In the case report of a tibial avulsion fracture of the PCL, the authors performed arthroscopic pullout re-approximation using three usual portals (anteromedial, anterolateral and posteromedial portals) for the PCL injury.

PLC injury is rare and frequently a part of multiple ligament injury of the knee; thus, it can be overlooked or misdiagnosed initially. If left untreated, it can be the cause of chronic pain, residual posterolateral instability, and failure of the reconstructed ACL or PCL graft. Therefore, early detection and proper treatment of injured PLC structures are of utmost importance. The review article published in the current issue summarizes the recent literatures regarding the anatomy and biomechanics of PLC and diagnosis, classification, surgical treatments, and postoperative complications of PLC injury.

Isolated grade I and II PLC injuries can be treated non-operatively. Although there is a lack of reports on the outcome of non-operative treatment, minimal radiographic changes were reported in an 8-year follow-up study of patients with an early mobilization protocol9,10). For isolated grade III PLC injuries and grade II PLC injuries combined by other structural injuries, operative treatment is recommended. The interval between the time of injury and operation is a major factor in the selection of an operative method. Usually, an acute injury is defined as an injury that occurred within 3 weeks prior to treatment and can be treated with direct repair or augmentation although recent studies have reported that primary repair is not sufficient to treat injuries of the lateral collateral ligament, popliteus tendon, or popliteofibular ligament11,12). If the grade of injury is severe or tissue is not vital enough, augmentation or reconstruction can be considered instead of primary repair. Outcomes of repair of acute PLC injuries are better when performed early in the acute stage13). If the surgery is performed within the first 2 weeks of injury, the anatomy is much easier to identify and anatomic repair can often be achieved with ease14).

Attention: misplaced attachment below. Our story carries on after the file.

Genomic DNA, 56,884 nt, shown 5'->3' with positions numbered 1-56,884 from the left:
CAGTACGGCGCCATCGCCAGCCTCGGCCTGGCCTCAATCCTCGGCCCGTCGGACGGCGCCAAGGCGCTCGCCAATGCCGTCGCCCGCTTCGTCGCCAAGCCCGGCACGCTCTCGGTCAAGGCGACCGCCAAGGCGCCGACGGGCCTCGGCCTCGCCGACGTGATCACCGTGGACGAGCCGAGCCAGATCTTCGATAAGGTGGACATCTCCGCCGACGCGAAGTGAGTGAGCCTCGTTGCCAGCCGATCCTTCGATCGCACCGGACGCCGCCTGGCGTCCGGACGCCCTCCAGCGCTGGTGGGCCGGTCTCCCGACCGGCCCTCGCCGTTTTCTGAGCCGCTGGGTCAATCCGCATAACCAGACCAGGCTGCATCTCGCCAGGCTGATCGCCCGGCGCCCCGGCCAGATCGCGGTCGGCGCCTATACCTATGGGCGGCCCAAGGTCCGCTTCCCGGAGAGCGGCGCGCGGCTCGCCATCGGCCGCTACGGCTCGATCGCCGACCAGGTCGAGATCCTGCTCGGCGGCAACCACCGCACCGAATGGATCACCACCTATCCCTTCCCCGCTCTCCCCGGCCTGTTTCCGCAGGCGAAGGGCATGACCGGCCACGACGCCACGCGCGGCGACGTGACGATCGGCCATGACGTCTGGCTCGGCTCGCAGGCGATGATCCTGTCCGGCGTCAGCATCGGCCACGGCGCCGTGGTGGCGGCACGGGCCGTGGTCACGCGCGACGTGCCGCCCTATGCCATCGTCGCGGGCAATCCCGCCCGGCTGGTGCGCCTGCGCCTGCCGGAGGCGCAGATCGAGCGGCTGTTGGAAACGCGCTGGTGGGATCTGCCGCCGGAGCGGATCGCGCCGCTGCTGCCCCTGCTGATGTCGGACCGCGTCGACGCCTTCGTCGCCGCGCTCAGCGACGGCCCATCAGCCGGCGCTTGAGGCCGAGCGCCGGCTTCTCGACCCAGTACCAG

A chronic injury of the posterolateral structure is the one that has persisted for more than 3 weeks following injury. The torn structure becomes fibrotic scar tissue and direct repair can be difficult owing to tissue adhesion. Moreover, joint stiffness may occur after surgery. Therefore, reconstruction is recommended in chronic injuries. Also, the alignment of lower extremity and gait patterns are considerably important in chronic cases. Diagnosis and treatment of limb mal-alignment should not be overlooked in the management of chronic ligamentous instability15). If there is more than 3° of varus deviation or the hip-knee axis passes within 30% of the medial side of the tibial plateau, high tibial osteotomy can be considered.

Reconstruction of the injured PLC structures can be performed anatomically and non-anatomically. Anatomic reconstruction of the injured PLC structures is more recommendable than non-anatomic reconstruction because non-anatomic and non-isometric reconstruction can increase the risk of limitation in knee joint movement, eventually leading to treatment failure.

PCL and PLC injuries are not common knee injuries and are likely to be overlooked in the diagnostic process. In addition, sufficient data on treatment results are not available compared to other common knee injuries. Therefore, there is a need for continuous accumulation of various research results.